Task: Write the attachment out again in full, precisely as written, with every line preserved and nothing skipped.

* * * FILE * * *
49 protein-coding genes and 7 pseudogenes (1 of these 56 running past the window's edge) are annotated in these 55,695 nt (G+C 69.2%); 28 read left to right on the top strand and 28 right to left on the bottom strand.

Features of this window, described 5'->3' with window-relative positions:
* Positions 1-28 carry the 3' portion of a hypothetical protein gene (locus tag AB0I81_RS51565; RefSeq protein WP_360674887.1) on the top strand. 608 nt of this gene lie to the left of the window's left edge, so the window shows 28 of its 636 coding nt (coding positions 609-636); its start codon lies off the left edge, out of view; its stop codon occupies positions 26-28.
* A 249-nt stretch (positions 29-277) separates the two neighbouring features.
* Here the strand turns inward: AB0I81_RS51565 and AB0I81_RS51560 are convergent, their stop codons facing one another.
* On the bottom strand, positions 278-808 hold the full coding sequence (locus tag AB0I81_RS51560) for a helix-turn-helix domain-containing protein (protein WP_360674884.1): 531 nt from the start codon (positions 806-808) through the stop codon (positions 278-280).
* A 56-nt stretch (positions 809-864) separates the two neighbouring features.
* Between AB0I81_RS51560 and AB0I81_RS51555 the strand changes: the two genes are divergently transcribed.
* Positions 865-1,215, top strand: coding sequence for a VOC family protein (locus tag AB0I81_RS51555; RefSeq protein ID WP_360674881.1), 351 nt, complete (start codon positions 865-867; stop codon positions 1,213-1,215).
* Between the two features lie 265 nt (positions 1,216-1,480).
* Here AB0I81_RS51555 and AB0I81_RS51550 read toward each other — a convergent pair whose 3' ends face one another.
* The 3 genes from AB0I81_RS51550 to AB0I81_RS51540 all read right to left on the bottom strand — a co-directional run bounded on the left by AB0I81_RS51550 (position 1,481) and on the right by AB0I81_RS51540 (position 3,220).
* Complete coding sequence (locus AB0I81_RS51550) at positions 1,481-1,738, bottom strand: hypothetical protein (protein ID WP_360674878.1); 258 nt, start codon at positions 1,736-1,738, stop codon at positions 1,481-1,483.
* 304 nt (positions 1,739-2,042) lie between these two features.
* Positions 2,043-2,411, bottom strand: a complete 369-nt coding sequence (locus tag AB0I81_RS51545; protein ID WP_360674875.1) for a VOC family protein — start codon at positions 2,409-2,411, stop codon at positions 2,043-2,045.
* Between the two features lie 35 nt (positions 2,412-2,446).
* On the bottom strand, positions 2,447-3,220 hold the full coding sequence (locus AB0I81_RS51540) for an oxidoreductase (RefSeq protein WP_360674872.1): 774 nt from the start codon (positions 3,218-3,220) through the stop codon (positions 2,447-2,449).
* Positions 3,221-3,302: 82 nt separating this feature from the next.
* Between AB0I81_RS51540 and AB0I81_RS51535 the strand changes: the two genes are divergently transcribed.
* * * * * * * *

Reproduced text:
49 protein-coding genes and 7 pseudogenes (1 of these 56 running past the window's edge) are annotated in these 55,695 nt (G+C 69.2%); 28 read left to right on the top strand and 28 right to left on the bottom strand.

Features of this window, described 5'->3' with window-relative positions:
* Positions 1-28 carry the 3' portion of a hypothetical protein gene (locus tag AB0I81_RS51565; RefSeq protein WP_360674887.1) on the top strand. 608 nt of this gene lie to the left of the window's left edge, so the window shows 28 of its 636 coding nt (coding positions 609-636); its start codon lies off the left edge, out of view; its stop codon occupies positions 26-28.
* A 249-nt stretch (positions 29-277) separates the two neighbouring features.
* Here the strand turns inward: AB0I81_RS51565 and AB0I81_RS51560 are convergent, their stop codons facing one another.
* On the bottom strand, positions 278-808 hold the full coding sequence (locus tag AB0I81_RS51560) for a helix-turn-helix domain-containing protein (protein WP_360674884.1): 531 nt from the start codon (positions 806-808) through the stop codon (positions 278-280).
* A 56-nt stretch (positions 809-864) separates the two neighbouring features.
* Between AB0I81_RS51560 and AB0I81_RS51555 the strand changes: the two genes are divergently transcribed.
* Positions 865-1,215, top strand: coding sequence for a VOC family protein (locus tag AB0I81_RS51555; RefSeq protein ID WP_360674881.1), 351 nt, complete (start codon positions 865-867; stop codon positions 1,213-1,215).
* Between the two features lie 265 nt (positions 1,216-1,480).
* Here AB0I81_RS51555 and AB0I81_RS51550 read toward each other — a convergent pair whose 3' ends face one another.
* The 3 genes from AB0I81_RS51550 to AB0I81_RS51540 all read right to left on the bottom strand — a co-directional run bounded on the left by AB0I81_RS51550 (position 1,481) and on the right by AB0I81_RS51540 (position 3,220).
* Complete coding sequence (locus AB0I81_RS51550) at positions 1,481-1,738, bottom strand: hypothetical protein (protein ID WP_360674878.1); 258 nt, start codon at positions 1,736-1,738, stop codon at positions 1,481-1,483.
* 304 nt (positions 1,739-2,042) lie between these two features.
* Positions 2,043-2,411, bottom strand: a complete 369-nt coding sequence (locus tag AB0I81_RS51545; protein ID WP_360674875.1) for a VOC family protein — start codon at positions 2,409-2,411, stop codon at positions 2,043-2,045.
* Between the two features lie 35 nt (positions 2,412-2,446).
* On the bottom strand, positions 2,447-3,220 hold the full coding sequence (locus AB0I81_RS51540) for an oxidoreductase (RefSeq protein WP_360674872.1): 774 nt from the start codon (positions 3,218-3,220) through the stop codon (positions 2,447-2,449).
* Positions 3,221-3,302: 82 nt separating this feature from the next.
* Between AB0I81_RS51540 and AB0I81_RS51535 the strand changes: the two genes are divergently transcribed.